Ohio is testing whether drones can make bridge inspections safer, cheaper — and less of a headache for drivers.
The Ohio Turnpike and Infrastructure Commission will use an unmanned aircraft system, or UAS, to inspect a 970-foot-long bridge in Sandusky County in mid-September, said Randy Cole, the turnpike’s executive director. This is the first time the turnpike is officially using a drone, and it could give inspectors an alternative to in-person inspections.
“We have the potential of taking one of the most dangerous jobs in America and turning it into inside work,” Cole said. “We really wanted to step up because we do believe it will be an opportunity to be more effective — we just want to prove it.”
The turnpike will then compare the drone’s accuracy and efficiency to calculations from a separate engineering firm conducting the routine inspection.
Still, Cole said he is “very optimistic” about drone. Normally, inspections would require multiple days of expensive work and major closures. Then the turnpike must get snooper trucks, which use large buckets attached to an extendable arm to allow inspectors to get close. To look underneath a bridge, they sometimes must bring in boats, which don’t even let workers get a close look to the bottom.
But with a drone, he said, the department can access any part of the bridge at any angle — with complete visibility from a laptop.
“This is one of the best uses of the technology we’ve seen,” said David Gallagher, the chief of staff the Ohio/Indiana UAS Center, a drone-focused flying facility. “It’s giving us a stable and easy-to-use platform for these types of inspections.”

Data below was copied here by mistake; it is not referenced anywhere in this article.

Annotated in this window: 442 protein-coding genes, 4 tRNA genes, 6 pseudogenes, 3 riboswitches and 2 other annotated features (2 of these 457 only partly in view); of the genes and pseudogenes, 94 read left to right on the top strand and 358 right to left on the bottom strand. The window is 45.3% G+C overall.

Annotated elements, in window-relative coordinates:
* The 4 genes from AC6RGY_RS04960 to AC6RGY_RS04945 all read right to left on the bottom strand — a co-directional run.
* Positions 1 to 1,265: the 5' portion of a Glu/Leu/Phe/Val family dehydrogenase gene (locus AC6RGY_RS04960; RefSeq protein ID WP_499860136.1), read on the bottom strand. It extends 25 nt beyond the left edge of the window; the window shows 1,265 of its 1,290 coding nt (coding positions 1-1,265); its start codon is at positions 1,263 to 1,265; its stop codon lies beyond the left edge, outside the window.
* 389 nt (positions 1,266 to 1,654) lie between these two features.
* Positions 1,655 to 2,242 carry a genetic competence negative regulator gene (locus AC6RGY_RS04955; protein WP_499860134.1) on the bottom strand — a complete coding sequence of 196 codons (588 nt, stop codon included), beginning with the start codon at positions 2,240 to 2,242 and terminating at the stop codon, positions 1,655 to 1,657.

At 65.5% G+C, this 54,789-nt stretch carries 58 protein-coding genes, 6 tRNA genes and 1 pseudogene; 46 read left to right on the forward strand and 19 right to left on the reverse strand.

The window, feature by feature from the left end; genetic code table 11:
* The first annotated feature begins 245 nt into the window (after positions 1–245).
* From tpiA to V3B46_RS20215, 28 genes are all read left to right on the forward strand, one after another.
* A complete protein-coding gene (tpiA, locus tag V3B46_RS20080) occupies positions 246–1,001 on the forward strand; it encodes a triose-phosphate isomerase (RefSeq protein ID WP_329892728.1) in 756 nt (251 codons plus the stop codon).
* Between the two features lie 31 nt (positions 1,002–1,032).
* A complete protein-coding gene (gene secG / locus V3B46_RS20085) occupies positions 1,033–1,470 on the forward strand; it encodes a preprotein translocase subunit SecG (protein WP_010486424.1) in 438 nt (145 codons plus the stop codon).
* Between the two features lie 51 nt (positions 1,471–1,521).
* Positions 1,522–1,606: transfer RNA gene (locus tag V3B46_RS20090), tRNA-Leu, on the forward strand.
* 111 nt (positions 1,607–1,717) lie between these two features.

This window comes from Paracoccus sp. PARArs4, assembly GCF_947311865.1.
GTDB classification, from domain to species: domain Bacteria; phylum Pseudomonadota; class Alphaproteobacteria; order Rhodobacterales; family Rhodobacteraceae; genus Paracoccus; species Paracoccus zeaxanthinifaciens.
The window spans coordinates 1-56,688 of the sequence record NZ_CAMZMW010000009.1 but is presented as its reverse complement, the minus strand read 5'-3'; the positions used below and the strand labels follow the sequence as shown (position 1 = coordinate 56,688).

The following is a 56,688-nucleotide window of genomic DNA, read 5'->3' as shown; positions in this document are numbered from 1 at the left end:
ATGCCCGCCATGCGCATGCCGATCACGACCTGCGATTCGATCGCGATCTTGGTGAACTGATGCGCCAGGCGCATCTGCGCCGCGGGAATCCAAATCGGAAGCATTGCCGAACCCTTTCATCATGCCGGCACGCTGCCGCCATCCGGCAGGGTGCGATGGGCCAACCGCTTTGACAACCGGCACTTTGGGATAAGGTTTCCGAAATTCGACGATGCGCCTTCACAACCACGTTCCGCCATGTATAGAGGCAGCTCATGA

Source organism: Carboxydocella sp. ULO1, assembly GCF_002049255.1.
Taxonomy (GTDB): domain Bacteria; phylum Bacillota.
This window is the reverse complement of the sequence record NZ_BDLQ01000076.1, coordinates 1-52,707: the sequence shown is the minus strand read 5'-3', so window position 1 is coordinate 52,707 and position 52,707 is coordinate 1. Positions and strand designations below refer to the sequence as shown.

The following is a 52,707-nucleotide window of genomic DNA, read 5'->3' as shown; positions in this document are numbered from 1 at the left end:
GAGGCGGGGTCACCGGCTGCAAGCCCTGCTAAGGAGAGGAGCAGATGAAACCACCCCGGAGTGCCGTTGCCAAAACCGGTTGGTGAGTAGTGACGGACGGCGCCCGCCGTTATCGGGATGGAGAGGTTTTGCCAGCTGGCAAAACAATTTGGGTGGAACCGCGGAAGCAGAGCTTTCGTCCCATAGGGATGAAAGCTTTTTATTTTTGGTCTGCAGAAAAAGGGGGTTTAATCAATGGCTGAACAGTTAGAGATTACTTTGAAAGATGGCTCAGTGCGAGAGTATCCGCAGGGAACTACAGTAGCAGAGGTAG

Turnpike inspectors will use a commercial surveying drone from senseFly called Albris, said Gallagher, who is also working on the project. The drone will be able to check the bridge for cracks, corrosion or structural issues, thanks a high-definition camera with 180 degrees vertical range, multiple sensors and thermal imagery.
Ohio itself has begun to embrace drone use in various areas, Gallagher said. The state has also used drones for other difficult inspection projects, such as wind turbines, pipelines and rock slide damage. Farms in Ohio have also begun using drones to evaluate crop yields and determine how well they’re managing pests, he said.
Cole also said the agency wants to use drones to monitor traffic and accidents across the turnpike as well. He imagines sending a drone up to identify issues instead of requiring police to slowly swerve through traffic to get to the accident.
The turnpike commission has also embraced big data too, Cole said. The turnpike is currently working to create a bigger picture with its data and have their geospatial information system and toll collection data work alongside each other.
“It seems like every week find out a new way tech can be used,” Gallagher said.
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